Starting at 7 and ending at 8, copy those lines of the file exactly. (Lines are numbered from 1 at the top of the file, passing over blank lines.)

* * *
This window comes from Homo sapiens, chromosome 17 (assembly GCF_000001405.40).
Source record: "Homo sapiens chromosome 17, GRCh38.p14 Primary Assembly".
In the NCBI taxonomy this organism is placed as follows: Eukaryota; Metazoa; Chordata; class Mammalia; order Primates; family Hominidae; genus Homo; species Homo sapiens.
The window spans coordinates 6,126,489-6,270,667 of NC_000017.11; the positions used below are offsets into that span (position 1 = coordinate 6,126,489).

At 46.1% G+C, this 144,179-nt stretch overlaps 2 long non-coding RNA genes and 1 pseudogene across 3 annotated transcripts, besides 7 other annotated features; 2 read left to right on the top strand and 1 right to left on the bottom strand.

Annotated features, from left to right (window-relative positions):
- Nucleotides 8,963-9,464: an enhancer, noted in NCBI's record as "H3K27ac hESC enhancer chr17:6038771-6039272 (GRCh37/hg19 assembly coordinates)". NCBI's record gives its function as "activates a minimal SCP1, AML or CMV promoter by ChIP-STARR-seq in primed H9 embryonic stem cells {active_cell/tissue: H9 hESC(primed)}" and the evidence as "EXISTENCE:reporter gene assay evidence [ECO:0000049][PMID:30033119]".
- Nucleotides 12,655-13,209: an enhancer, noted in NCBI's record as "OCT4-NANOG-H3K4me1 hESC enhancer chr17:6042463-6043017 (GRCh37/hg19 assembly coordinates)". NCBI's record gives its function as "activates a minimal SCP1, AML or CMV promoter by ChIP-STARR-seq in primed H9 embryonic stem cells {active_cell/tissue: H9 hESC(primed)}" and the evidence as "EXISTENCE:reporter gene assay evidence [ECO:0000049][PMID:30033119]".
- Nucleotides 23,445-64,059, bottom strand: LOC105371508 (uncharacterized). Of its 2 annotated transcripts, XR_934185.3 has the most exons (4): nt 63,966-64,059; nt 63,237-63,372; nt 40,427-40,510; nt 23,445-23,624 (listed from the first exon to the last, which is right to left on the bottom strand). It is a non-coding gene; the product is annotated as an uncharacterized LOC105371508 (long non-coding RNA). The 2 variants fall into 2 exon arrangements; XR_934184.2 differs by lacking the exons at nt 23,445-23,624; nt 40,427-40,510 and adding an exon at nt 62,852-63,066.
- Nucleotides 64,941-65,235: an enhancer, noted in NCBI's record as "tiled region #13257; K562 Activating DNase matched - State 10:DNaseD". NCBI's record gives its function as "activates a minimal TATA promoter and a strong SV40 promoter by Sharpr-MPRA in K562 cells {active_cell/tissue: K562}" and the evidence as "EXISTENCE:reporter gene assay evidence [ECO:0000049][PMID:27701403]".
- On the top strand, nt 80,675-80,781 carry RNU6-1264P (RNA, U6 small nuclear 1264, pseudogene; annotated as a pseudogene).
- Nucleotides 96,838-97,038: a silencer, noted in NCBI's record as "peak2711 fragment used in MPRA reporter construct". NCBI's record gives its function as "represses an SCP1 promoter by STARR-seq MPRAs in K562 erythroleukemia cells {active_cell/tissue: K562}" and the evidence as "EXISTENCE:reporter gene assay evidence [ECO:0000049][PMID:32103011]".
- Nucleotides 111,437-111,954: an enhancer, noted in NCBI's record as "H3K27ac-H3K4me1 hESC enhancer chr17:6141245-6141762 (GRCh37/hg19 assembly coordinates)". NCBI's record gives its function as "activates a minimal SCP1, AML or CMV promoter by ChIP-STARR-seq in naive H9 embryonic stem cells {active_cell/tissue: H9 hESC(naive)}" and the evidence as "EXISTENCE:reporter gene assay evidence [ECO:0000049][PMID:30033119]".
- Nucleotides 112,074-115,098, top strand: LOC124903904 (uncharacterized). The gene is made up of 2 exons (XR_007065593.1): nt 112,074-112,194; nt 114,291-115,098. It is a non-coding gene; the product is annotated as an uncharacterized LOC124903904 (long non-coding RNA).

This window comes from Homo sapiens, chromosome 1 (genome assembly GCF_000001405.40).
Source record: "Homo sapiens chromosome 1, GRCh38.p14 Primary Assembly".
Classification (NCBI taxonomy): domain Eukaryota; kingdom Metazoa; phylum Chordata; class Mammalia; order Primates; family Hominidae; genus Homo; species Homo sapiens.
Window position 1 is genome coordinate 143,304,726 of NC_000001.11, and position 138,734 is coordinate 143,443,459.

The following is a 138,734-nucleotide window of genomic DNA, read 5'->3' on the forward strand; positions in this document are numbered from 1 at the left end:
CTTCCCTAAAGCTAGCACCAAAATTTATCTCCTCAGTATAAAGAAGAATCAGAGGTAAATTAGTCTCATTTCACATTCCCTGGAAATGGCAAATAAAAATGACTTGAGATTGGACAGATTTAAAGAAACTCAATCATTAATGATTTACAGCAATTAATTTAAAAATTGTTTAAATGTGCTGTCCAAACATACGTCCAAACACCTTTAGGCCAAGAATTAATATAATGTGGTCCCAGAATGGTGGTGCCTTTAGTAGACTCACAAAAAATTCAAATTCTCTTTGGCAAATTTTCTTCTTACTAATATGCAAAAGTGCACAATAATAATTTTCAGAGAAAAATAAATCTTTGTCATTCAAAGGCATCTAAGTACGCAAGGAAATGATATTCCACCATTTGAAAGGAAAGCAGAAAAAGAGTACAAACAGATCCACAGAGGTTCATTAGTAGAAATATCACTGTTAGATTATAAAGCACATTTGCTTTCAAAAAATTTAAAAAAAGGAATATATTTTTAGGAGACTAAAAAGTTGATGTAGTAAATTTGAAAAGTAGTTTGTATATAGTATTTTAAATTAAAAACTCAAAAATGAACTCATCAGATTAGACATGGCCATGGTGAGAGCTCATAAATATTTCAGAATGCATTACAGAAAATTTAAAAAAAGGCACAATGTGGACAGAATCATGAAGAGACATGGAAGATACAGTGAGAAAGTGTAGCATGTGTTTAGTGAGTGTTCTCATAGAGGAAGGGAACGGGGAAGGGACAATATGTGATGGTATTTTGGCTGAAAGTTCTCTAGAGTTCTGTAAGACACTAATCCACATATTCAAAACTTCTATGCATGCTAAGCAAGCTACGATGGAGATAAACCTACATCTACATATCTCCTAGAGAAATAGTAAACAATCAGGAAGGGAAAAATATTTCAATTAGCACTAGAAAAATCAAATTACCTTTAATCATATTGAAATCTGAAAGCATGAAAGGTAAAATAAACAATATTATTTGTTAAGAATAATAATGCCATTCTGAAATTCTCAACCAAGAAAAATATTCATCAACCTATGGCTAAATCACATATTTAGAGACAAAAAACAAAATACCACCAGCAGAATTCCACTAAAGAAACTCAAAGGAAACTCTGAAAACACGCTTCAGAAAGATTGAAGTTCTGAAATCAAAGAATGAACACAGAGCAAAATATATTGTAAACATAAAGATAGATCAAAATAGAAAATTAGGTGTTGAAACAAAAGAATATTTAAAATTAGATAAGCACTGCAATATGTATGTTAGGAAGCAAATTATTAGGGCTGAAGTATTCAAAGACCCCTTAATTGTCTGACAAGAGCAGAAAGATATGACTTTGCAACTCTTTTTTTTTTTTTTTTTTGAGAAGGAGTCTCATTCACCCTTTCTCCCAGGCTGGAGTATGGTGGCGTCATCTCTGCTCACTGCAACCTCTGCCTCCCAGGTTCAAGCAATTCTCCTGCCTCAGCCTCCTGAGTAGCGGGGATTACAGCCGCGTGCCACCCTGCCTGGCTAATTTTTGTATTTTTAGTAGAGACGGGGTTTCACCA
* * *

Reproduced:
- Nucleotides 8,963-9,464: an enhancer, noted in NCBI's record as "H3K27ac hESC enhancer chr17:6038771-6039272 (GRCh37/hg19 assembly coordinates)". NCBI's record gives its function as "activates a minimal SCP1, AML or CMV promoter by ChIP-STARR-seq in primed H9 embryonic stem cells {active_cell/tissue: H9 hESC(primed)}" and the evidence as "EXISTENCE:reporter gene assay evidence [ECO:0000049][PMID:30033119]".
- Nucleotides 12,655-13,209: an enhancer, noted in NCBI's record as "OCT4-NANOG-H3K4me1 hESC enhancer chr17:6042463-6043017 (GRCh37/hg19 assembly coordinates)". NCBI's record gives its function as "activates a minimal SCP1, AML or CMV promoter by ChIP-STARR-seq in primed H9 embryonic stem cells {active_cell/tissue: H9 hESC(primed)}" and the evidence as "EXISTENCE:reporter gene assay evidence [ECO:0000049][PMID:30033119]".